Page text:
This. But many have failed to realise it. And gone "off on one" instead.

        Yes, there can be problems. Should we dig holes, build walls, lay roads? All of these have risks, all change the "landscape", but should we work to make better roads and saferwalls, or just complain about them?

  4. Anonymous Coward
    Anonymous Coward

    Orbital data

    If the orbits of all relevant pieces of space hardware are precisely known, their positions in images could also be calculated and accounted for. It's not rocket science, which is probably why the rocket scientists haven't done it yet.

    1. Joe W Silver badge

      Re: Orbital data

      Yeah, right. And they won't obscure the objects the boffins are trying to see and they won't mess with the observations by being f'ing bright in comparison to what the astronomers are trying to spot.

    2. imanidiot Silver badge
      Facepalm

      Re: Orbital data

      That's not how astronomical observations work.

      1. LDS Silver badge

        Re: Orbital data

        I don't understand the downvoter, sure, you can say that's a satellite and not an asteroid, but if the satellite is hindering the discovery of an asteroid behind it, that's an issue.

        It's not like your making a selfie and you're removing a pimple to look better.

        1. TechnicalBen Silver badge

          Re: Behind it.

          An asteroid does not orbit behind a satellite. I don't believe the math allows for them to have such an orbit. One will process in front/behind the other.

          1. LDS Silver badge

            An asteroid does not orbit behind a satellite.

            If the satellite is much brighter and on the line of sight of an asteroid, it will hide whatever is behind,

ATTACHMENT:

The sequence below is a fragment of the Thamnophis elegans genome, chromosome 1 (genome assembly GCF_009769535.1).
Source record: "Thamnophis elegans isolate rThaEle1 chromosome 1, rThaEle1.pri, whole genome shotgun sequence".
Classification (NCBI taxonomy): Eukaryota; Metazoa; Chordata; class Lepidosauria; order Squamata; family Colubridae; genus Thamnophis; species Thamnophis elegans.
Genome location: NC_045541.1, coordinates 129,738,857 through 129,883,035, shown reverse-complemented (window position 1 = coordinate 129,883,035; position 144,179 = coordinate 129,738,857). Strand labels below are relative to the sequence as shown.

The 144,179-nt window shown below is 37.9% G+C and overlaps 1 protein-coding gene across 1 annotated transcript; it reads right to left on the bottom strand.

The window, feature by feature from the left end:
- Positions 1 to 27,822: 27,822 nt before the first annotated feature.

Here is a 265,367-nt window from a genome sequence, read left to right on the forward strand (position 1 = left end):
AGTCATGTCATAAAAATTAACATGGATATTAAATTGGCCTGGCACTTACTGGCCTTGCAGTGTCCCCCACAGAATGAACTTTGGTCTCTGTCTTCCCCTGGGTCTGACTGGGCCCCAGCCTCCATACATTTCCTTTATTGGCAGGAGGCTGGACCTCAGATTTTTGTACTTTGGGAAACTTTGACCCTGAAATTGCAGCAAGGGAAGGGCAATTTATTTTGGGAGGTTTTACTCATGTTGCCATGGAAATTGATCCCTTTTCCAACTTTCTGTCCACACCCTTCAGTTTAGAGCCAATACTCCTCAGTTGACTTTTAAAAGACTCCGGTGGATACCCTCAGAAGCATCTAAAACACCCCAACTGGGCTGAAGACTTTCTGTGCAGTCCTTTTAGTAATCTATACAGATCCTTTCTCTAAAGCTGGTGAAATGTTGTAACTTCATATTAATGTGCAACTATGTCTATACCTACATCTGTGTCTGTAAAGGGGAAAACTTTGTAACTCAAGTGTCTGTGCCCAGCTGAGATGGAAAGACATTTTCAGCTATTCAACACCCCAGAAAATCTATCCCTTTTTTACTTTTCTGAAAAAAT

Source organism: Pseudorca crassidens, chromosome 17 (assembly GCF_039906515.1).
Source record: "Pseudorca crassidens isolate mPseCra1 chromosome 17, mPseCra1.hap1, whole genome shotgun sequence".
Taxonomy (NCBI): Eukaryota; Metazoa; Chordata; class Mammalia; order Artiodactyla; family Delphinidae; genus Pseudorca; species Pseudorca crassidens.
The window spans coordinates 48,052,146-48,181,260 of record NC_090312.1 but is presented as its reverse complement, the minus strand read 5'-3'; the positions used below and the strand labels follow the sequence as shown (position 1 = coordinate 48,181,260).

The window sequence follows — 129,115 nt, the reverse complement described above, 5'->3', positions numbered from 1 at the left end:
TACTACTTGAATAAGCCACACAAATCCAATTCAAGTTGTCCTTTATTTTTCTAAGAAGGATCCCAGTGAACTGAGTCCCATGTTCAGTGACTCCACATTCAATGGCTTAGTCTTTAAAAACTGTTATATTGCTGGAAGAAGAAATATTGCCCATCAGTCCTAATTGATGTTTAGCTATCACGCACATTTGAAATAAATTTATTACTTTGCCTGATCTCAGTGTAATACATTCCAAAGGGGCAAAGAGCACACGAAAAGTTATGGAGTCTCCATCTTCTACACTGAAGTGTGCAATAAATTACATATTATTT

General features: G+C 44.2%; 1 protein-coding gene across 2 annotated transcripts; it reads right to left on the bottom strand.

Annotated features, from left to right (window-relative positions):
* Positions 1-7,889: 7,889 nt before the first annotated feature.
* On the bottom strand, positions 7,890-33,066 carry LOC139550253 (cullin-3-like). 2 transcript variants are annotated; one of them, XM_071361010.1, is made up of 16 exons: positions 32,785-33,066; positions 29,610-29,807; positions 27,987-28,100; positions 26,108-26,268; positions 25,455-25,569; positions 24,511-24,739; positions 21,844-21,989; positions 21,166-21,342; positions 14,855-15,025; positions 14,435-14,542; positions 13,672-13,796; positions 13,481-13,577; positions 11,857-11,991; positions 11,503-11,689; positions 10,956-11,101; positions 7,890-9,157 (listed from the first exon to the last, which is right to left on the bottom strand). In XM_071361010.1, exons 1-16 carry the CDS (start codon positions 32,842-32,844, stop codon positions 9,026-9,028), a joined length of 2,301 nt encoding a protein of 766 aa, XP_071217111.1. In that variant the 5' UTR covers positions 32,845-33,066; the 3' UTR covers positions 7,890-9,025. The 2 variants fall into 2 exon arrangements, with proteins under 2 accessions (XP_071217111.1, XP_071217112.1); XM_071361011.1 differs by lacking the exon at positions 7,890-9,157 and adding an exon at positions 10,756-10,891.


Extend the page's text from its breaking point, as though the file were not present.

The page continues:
especially if the satellite is very bright and its light will spill on nearby pixels. You need multiple images took in different days of a moving object to understand what it is and try to calculate an orbit, and the object may be in the best position to be tracked for a short time only, then it could become too faint to be detected and tracked.

            Adds a lot of them, and trying to find and track unknown faint object will become much harder.

            Moreover you will have to process heavily each image to remove all those bright spots.

            Again, taking valid scientific images is different from taking a selfie.

    3. vtcodger Silver badge

      Re: Orbital data

      Back in the 1960s and 1970s, the orbital elements of all significant objects in Earth Orbit were tracked and a summary was published monthly(?) by TRW. I think it likely that something along that line is still done. Here's a link to a reddit thread that seems to address the issue https://www.reddit.com/r/aerospace/comments/2n05bz/a_free_space_systems_handbook_by_northrop_grumman/

      BUT, many of the damned things (satellites) can maneuver a bit. And they have slowly but steadily been getting better at the maneuver thing. So they may not always be where the last published set of orbital parameters would lead you to think they should be.

  5. ThatOne Silver badge
    Devil

    I wonder

    On one side (big) profit, on the other side science. I really wonder who will win this fight...

    Who needs a future if you can have a couple million bucks right now? "Après moi le déluge", as they say.

    1. tony72

      Re: I wonder

      Who needs a future...

      Bit dramatic, don't you think? I'm personally very keen on us becoming a properly space-faring civilization, and that is bound to involve us putting more and more stuff in space, around this planet and elsewhere. I'm sure that is going to cause some issues for ground-based astronomers, but I can't see us halting all exploitation of space because of that, so we'll all just have to knuckle down and focus on mitigation and make the best of it. But it's certainly not the end of the world.

      1. ThatOne Silver badge

        Re: I wonder

        > Bit dramatic, don't you think?

        Honestly, no.

        I have no problem with people making money, but what we have here is a vague vanity project being detrimental to the common good. As for your argument "can't see us halting all exploitation because of that", it excuses any abuse. Do you draw the line somewhere?

      2. Muscleguy Silver badge

        Re: I wonder

        Depends doesn’t it. If Cixin Liu is right and it’s a Dark Forest out there then we need to be careful as well. Our inability to spot any other advanced civilisations might well be because they are all hunkered down and staying quiet lest they get noticed and attacked.